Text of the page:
Steven Stark Startup Lawyer for Danbury, CT
Richard Gora Startup Lawyer for Danbury, CT
Joshua Garber Startup Lawyer for Danbury, CT
Erin Mcclarty Startup Lawyer for Danbury, CT
Kevin Michaels Startup Lawyer for Danbury, CT
Ron Renzy Startup Lawyer for Danbury, CT
Michael Fucci Startup Lawyer for Danbury, CT
Natalie Guerra-Valdes Startup Lawyer for Danbury, CT
Tara Swartz Startup Lawyer for Danbury, CT
Joleena Louis Startup Lawyer for Danbury, CT
Danbury Startup Lawyers
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On UpCounsel, you can find and connect with top-rated Danbury startup attorneys & lawyers that provide a range of startup law services for startups and entrepreneurs that are starting a business. Any of the top-rated Danbury startup lawyers you connect with will be available to help with a variety of your startup law related legal needs on-demand or on an ongoing basis in the city of Danbury, CT.
From primarily dealing with things like business formation, contracts, leases, equity financing, securities, and intellectual property protection, the Danbury startup lawyers on UpCounsel can help you with a variety of specialized and general startup law related legal matters. No matter what type of startup law needs you have, you can easily hire an experienced Danbury startup lawyer on UpCounsel to help you today.
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- 4 min read
What Is Pari Passu?
Pari passu is a Latin phrase lawyers use that means treating all parties the same for something. For example, when a company issues common stock the shareholders are pari passu to each other because none of them has more rights and obligations than the others. Pari passu is also used in other kinds of business transactions to describe how investors, lenders, and creditors are treated.
Why Is Pari Passu Important?
Pari passu is useful because it is a shorthand way of describing situations when equal, non-preferential treatment is part of a business deal. Shares of stock (and classes of stock) can be pari passu, investors in a company can be pari passu, and creditors who receive an insolvent company's assets
- 5 min read
What Is Legal Entity?
A legal entity refers to a legally standing or lawful partnership. That partnership could be an association, a trust, a proprietorship, a corporation, or an individual. All such entities are legally able to be accountable for activities against the law, enter contracts or agreements, incur and pay back debts, be sued and sue other entities, and assume obligations. While legal entities are able to do many things, a legal entity cannot hold office or vote.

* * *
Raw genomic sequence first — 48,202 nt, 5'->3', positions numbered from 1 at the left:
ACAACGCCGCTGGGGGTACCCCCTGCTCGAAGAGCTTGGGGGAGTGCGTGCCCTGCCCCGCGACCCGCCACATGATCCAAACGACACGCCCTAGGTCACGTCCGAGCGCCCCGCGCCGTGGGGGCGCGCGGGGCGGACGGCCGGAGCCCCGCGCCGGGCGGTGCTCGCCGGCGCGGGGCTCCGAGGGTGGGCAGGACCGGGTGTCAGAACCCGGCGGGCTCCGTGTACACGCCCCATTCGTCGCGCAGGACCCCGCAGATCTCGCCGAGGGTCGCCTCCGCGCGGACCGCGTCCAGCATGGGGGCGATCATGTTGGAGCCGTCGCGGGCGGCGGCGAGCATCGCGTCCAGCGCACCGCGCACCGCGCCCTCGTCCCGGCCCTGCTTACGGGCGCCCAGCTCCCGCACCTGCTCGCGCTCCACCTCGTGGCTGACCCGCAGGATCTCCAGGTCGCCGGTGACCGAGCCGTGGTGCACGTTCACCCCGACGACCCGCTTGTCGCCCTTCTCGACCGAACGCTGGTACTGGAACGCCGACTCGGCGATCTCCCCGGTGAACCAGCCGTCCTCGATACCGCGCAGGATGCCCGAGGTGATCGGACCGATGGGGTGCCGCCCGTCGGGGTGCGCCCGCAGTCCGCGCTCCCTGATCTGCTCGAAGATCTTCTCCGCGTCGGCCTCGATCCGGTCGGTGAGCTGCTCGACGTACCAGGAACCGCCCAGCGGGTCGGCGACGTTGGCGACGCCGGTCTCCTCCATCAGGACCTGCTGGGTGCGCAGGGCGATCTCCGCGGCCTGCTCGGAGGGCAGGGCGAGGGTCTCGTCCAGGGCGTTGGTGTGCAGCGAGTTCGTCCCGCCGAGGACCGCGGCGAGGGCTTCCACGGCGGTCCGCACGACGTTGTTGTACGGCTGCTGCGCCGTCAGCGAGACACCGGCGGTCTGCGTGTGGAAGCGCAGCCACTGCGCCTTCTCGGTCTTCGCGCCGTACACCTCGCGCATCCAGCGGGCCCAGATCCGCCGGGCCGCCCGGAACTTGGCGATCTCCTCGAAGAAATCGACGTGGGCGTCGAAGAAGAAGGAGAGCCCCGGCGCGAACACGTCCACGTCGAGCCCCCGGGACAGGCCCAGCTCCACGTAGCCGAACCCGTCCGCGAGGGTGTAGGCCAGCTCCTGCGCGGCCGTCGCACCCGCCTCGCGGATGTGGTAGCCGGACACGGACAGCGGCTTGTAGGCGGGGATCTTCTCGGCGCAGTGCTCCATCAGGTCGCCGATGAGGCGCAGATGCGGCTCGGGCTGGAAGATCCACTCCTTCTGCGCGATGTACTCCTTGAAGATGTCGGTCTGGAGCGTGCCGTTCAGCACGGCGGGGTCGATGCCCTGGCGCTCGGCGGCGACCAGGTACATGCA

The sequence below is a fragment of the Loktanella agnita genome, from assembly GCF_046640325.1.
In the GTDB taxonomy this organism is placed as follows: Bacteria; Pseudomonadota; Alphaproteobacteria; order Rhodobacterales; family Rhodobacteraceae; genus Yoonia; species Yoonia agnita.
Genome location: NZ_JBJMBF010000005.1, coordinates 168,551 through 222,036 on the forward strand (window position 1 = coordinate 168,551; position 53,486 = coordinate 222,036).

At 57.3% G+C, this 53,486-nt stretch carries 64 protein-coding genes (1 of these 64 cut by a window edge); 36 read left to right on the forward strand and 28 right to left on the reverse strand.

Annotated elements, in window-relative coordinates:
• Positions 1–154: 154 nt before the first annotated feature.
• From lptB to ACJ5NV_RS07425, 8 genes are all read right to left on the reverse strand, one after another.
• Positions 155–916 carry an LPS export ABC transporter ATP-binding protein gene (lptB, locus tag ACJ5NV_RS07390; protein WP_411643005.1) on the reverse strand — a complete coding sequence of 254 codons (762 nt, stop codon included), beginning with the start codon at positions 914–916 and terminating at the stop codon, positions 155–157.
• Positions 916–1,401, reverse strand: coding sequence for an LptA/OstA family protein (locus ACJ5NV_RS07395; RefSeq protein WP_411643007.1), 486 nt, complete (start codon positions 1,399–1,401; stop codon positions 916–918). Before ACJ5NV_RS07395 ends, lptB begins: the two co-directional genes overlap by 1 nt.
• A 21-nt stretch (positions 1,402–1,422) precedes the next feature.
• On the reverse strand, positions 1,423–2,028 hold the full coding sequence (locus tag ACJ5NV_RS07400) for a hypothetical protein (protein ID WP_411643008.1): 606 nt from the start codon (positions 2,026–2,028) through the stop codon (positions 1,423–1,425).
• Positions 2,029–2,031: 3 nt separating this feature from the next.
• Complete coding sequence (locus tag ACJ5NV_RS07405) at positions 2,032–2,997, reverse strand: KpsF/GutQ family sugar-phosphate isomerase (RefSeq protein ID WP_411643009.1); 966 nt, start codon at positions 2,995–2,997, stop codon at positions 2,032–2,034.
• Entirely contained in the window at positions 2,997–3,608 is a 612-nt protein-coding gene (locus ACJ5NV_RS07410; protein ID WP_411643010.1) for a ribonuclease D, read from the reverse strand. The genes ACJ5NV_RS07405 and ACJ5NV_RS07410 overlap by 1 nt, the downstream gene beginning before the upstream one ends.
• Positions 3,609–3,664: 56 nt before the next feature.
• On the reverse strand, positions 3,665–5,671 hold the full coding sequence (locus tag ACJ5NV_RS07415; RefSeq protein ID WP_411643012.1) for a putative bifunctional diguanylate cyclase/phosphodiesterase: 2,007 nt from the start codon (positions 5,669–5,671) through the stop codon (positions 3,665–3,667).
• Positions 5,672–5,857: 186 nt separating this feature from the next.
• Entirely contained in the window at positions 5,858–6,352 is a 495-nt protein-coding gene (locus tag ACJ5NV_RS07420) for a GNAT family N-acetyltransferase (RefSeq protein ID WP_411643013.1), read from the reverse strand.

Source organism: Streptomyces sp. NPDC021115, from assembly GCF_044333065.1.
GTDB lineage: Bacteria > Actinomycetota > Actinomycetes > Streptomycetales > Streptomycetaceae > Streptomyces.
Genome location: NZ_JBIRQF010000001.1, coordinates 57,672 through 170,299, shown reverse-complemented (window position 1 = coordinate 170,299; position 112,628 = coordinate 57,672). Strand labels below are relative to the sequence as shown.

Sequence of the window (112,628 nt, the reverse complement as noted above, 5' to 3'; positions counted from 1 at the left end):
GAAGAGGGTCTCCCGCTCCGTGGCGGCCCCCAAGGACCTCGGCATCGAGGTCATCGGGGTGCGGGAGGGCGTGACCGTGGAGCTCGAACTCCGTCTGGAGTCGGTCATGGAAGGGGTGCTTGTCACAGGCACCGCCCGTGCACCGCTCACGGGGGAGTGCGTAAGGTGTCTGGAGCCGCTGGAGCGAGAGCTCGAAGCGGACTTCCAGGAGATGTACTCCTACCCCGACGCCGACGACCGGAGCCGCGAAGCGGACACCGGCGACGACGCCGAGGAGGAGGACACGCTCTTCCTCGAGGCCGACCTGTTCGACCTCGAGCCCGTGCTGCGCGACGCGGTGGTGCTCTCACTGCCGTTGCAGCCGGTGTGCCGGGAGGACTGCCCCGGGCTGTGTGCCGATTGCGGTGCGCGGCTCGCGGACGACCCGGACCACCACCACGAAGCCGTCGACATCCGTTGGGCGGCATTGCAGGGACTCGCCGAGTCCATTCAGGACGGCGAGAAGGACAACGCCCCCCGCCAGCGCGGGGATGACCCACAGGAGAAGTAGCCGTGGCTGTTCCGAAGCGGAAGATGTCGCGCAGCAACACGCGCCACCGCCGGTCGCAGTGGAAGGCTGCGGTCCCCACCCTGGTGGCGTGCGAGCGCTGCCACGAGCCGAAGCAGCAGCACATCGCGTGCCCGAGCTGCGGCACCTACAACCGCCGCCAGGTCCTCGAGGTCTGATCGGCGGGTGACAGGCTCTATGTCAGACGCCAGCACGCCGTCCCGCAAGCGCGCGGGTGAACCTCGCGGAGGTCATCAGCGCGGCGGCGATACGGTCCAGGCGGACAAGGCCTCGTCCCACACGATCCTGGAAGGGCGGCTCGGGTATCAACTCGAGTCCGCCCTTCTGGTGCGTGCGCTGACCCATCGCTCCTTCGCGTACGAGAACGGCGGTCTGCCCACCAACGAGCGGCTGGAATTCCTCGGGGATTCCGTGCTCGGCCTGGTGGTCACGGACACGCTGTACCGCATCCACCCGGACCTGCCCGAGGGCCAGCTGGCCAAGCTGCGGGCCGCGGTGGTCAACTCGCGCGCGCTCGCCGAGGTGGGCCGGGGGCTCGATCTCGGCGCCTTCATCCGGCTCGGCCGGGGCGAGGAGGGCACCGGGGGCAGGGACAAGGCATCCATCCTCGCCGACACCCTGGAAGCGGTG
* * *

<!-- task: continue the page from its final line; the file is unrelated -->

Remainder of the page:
Legal entities are frequently seen in scenarios and instances where an individual can take a class-action lawsuit against a company or the manufacturer that supplies the products for a company. Another scenario where the term "legal entity" applies is when every member of a band signs a contract for a record. The band is the legal entity, which is why the band members can enter a contract.
What Is a Legal Entity Identifier?
A Legal Entity
- 10 min read
What is a DMCA Notice?
A DMCA notice informs a company, web host, search engine, or internet service provider that they are hosting or linking to material that infringes on a copyright. The party that receives the notice should take down the material in question as soon as possible. If the site owner doesn't comply, the ISP can forcibly remove the content.
You can send out a DMCA notice, not just for infringing material, but also for any indices, references, or pointers that lead to infringing material.
DMCA stands for Digital Millennium Copyright Act. A DMCA notice is also known as a DMCA takedown notice or a DMCA request. The DMCA covers any copyrighted material that could be infringed on the internet, including:
- Written words, such as articles
- 8 min read
What is a Portfolio Company?
A portfolio company is a term used to describe a company in which investors own equity in a company or buy out a company. The goal of the investor is to increase the value of the portfolio company and earn a return on their initial investment.
The investment could be in the form of private equity in established companies or venture capital in companies just starting out. One portfolio company usually forms part of a group of companies in the investor's full portfolio.
Who Invests in Portfolio Companies?
Portfolio companies are used by venture capital firms, private equity firms, and other financial investment firms. Some firms build a portfolio of companies that specialize in a specific sector, such as science or engineering. Others have a diverse mix of portfolios.
- 9 min read
What Is Freedom to Operate?
Freedom to operate, also known as FTO or right to use, means you have the freedom to test, market, or sell a product or service in a specific area. Sometimes intellectual property rights only count in a country or a region, and outside of them you have the FTO to do whatever you want.
For example, let's say the U.S. government gave you a patent for a new kind of speaker. As the patent holder, you have the freedom to market and sell your speaker while no one else can. If it's a brand-new kind of speaker, you can also sell it in other countries without getting their patents.
However, your competition also has the freedom to operate in other countries, since you only have a U.S. patent. Perhaps someone else has patented the same kind of speaker in Europe, and now neither of you have the FTO to sell your speakers in each o